In 2002 the group once again floated a 20% stake in Travelers Property Casualty, raising $4bn in cash, and eventually spun off the remaining shares to shareholders. (Travelers agreed to merge with St Paul's Companies in 2004). In 2002 Citigroup acquired San Francisco's Golden State Bancorp for $5.8bn. However a few months later the group was dragged into investigations of failed groups Enron and WorldCom as a result of allegations that its brokerage arm Salomon Smith Barney had indirectly helped to manipulate those companies' share prices. Several lawsuits alleged that Citigroup's published research had deliberately painted too positive a picture of WorldCom's prospects in order to boost sales of a bond offer it had partially underwritten. As a result the group agreed to split the research and brokerage units into two separate businesses. Citigroup later agreed to pay $400m to settle accusations of conflicts of interest in its investment banking business. In 2004 it resolved a civil lawsuit over its involvement with WorldCom by agreeing a settlement of $2.65bn, of which more than $1bn was paid out to investors who lost money through the purchase of WorldCom shares. A year later a further $2bn was paid out to settle another case which claimed that Citigroup helped Enron engineer transactions to remove debts from its balance sheet. Yet another Enron case was finally settled in 2008 with a payout of $1.66bn.
Legal challenges piled on top of each other during the rest of 2004, caused in part at least by unorthodox behaviour by Citigroup employees. In summer 2004 the group upset rivals as well as regulators when it launched an unorthodox hit-and-run raid on the European government bond markets. Citigroup traders unloaded around €11bn of European government bonds in just two minutes, causing prices to plummet. Half an hour later they bought €4bn of the bonds at the much lower price, making a substantial profit. Faced with numerous complaints over the raid, the group issued an unprecedented apology. Regulators in the UK, Belgium, Portugal and Italy launched investigations soon afterwards. The UK regulator issued a $25m fine in 2005.
Also in 2004, Citigroup faced several obstacles in Asia. Japanese regulators forced the group to close its private banking unit there in September for violation of banking laws designed to prohibit money-laundering, and Korean regulators subsequently announced their own investigation of the local Citibank unit. The group was also sued by investment manager Globalvest which alleged Citigroup was involved in a scheme to devalue that company's investments in two Brazilian telephone companies so that it could buy them more cheaply. Humbled by these several embarrassments, the group apologised for its aggressive tactics and promised to work harder to earn the respect of the international community. Yet in 2005, there was further embarrassment when the group was forced to admit that computer tapes containing personal financial records for almost 4m American customers were lost by delivery service UPS while in transit to a credit bureau.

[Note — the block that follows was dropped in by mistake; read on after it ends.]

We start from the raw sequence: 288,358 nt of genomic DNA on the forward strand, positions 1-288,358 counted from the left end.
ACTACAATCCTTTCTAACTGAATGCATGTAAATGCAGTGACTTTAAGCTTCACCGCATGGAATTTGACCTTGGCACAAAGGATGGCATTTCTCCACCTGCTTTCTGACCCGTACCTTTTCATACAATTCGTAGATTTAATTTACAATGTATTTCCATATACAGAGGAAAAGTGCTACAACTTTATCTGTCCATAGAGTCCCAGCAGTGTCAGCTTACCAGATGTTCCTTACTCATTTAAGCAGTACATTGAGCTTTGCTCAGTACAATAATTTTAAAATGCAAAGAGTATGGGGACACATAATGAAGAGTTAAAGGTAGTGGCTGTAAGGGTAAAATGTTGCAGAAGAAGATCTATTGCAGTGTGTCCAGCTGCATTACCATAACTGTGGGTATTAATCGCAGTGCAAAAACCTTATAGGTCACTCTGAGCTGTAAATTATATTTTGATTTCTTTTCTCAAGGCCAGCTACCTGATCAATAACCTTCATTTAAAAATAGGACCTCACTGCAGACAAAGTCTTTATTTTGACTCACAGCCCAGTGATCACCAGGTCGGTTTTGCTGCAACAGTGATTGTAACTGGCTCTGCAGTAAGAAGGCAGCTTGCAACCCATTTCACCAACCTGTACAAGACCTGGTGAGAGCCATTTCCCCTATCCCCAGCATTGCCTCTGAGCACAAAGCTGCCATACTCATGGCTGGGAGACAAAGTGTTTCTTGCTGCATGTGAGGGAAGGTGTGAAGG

Also in 2005, the group agreed to sell life insurer Travelers Life and Annuity to MetLife for around $11.5bn. That deal marked effectively the final unwinding of the mammoth merger between Citibank and Travelers which took place in 1998. Also in 2005, the group swapped its Asset Management unit in the US for the private client brokerage and capital markets businesses of Legg Mason.
The growing problems which began to emerge in the 2007 led to a series of changes among the senior management team. Charles ("Chuck") Prince inherited the title of chairman-CEO from Sandy Weill in 2006, but resigned in November 2007 in the wake of the first substantial write-downs by Citigroup's investment banking division in connection with sub-prime mortgages. He was replaced as CEO at the end of the year by Vikram Pandit. Sir Win Bischoff, previously chairman of Citigroup Europe, was appointed as group chairman, but was eventually replaced in January 2009 by former Time Warner chief Richard Parsons. Former US Secretary of State Robert Rubin remained chairman of the executive committee through the tumult of 2007 and 2008, but also eventually tendered his resignation in early 2009. Sallie Krawcheck, previously chairman & CEO, Global Wealth Management, resigned abruptly in September 2008 after a disagreement on strategy. She was replaced by Michael Corbat.
Last full revision 4th May 2018